Some investors continue to harbor concerns about the worldwide tower market, but American Tower remains an attractive investment entering the new year, according to Deutsche Bank Markets Research.
Deutsche Bank recently hosted an investor meeting with American Tower CFO, analysts said in a recent note, and came away viewing the stock “as a top idea heading into 2017.” And some of that optimism stems from predicted growth in the U.S. market beginning in the second half of next year as carriers begin to leverage new spectrum.
“Current trends remain stable at just under 6 percent organic billings growth, though we believe numerous ‘spectrum build catalysts’ are likely to help reaccelerate growth in 2H17/2018 (AWS-3, WCS, FirstNet near-term, and Dish/Broadcast spectrum, 5G in suburban markets long-term,” the analysts wrote. “American Tower still sees better returns via indoor DAS (relative to small cells), citing 1.2 to 1.3 tenants per node and ~40 percent margins in the latter.”
The analysts also cited American Tower’s worldwide scale, which allows the company to do business with a broad range of carriers while minimizing costs. That’s a particularly powerful weapon in emerging markets such as India, Deutsche Bank said, which has a massive population but where both smartphone and LTE penetration rates are far lower than in more mature markets.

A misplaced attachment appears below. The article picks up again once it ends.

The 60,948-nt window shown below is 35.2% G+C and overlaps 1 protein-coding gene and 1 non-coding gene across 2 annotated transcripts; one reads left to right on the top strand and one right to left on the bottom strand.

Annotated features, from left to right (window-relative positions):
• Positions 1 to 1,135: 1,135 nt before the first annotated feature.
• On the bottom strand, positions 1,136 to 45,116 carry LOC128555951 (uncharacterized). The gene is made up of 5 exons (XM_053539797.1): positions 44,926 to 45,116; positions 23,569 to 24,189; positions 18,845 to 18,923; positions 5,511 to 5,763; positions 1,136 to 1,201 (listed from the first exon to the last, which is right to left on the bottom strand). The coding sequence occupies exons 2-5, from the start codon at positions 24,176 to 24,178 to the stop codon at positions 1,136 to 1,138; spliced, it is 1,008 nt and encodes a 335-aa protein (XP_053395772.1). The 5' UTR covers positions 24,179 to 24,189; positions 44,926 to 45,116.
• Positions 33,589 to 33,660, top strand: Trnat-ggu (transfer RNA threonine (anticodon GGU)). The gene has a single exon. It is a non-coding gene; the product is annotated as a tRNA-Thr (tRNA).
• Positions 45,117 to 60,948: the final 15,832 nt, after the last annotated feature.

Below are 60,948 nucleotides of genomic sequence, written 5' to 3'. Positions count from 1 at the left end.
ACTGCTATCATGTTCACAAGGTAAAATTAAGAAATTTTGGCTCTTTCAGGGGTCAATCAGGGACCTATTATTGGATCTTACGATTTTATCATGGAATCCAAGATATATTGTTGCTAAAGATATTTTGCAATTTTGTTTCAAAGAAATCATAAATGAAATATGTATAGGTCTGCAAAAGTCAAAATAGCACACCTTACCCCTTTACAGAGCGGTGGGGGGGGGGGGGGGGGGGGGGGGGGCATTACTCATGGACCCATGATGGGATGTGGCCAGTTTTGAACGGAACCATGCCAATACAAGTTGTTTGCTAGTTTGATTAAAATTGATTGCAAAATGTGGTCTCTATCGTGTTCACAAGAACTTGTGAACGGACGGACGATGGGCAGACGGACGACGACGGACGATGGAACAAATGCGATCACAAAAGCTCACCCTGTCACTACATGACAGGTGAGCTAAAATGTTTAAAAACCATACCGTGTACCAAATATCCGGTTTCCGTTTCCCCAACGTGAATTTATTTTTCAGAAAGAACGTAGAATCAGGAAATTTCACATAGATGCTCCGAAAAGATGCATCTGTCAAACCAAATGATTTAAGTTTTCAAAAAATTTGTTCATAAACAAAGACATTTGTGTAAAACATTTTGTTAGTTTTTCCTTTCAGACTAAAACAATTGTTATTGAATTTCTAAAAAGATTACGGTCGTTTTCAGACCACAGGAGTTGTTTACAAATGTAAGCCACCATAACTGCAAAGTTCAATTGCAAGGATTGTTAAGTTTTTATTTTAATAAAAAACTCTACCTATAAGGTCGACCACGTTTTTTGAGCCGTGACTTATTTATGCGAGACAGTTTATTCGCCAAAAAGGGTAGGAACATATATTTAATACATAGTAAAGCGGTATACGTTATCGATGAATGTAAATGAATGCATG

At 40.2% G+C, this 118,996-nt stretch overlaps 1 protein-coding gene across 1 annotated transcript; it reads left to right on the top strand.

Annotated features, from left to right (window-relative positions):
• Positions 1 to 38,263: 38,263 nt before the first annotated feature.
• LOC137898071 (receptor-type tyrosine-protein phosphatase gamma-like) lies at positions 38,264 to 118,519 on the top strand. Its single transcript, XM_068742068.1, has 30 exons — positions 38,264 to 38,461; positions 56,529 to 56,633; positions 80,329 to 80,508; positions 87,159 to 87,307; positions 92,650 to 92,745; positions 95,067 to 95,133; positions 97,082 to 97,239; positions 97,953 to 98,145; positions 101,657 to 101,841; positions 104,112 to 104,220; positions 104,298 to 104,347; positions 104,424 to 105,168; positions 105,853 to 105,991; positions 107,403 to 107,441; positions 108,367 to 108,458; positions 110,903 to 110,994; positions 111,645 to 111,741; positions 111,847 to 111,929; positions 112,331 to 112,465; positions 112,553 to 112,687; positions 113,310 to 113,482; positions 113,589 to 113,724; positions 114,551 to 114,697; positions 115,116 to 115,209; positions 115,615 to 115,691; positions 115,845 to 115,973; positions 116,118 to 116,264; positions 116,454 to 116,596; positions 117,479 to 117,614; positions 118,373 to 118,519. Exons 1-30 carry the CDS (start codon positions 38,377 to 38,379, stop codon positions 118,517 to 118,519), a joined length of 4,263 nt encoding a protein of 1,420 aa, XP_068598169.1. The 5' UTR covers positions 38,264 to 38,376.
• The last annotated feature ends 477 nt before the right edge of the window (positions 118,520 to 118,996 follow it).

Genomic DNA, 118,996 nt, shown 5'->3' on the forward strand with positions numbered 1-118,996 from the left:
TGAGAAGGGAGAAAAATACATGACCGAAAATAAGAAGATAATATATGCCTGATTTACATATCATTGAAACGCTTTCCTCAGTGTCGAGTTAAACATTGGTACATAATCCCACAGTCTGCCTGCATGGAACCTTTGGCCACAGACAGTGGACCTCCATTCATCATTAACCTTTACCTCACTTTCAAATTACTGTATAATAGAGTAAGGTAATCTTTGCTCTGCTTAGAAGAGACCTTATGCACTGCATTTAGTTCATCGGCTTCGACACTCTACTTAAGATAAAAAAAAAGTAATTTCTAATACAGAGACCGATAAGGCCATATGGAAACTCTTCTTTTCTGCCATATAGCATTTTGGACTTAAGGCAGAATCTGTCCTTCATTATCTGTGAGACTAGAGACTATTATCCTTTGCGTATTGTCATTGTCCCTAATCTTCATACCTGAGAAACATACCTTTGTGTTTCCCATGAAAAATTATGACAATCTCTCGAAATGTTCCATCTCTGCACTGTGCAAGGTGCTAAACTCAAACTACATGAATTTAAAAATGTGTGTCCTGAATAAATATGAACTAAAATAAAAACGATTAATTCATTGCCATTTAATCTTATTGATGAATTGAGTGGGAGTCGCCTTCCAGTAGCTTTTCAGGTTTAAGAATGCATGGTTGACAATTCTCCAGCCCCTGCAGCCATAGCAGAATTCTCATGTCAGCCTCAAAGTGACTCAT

The U.S.-based tower company spent $1.2 billion last fall to take a 51 percent stake in Viom, an Indian counterpart.
“India was a big area of focus internationally, with American Tower bullish on the longer-term growth prospects,” according to the analysts. “Now at appropriate scale post the Viom deal, we believe there is a greater focus near-term on integration with the legacy American Tower portfolio; that said, we still believe American Tower may be opportunistic with inorganic growth here, especially as additional M&A opportunities are likely to surface (carriers monetizing towers in a more competitive marketplace.”
Deutsche Bank didn’t address fears that the U.S. wireless market may see significant consolidation under Donald Trump’s administration, however, as federal authorities display a lighter regulatory touch. Any significant M&A activity in the space would almost surely have a negative impact on tower companies, likely lowering the number of major U.S. operators to three from four.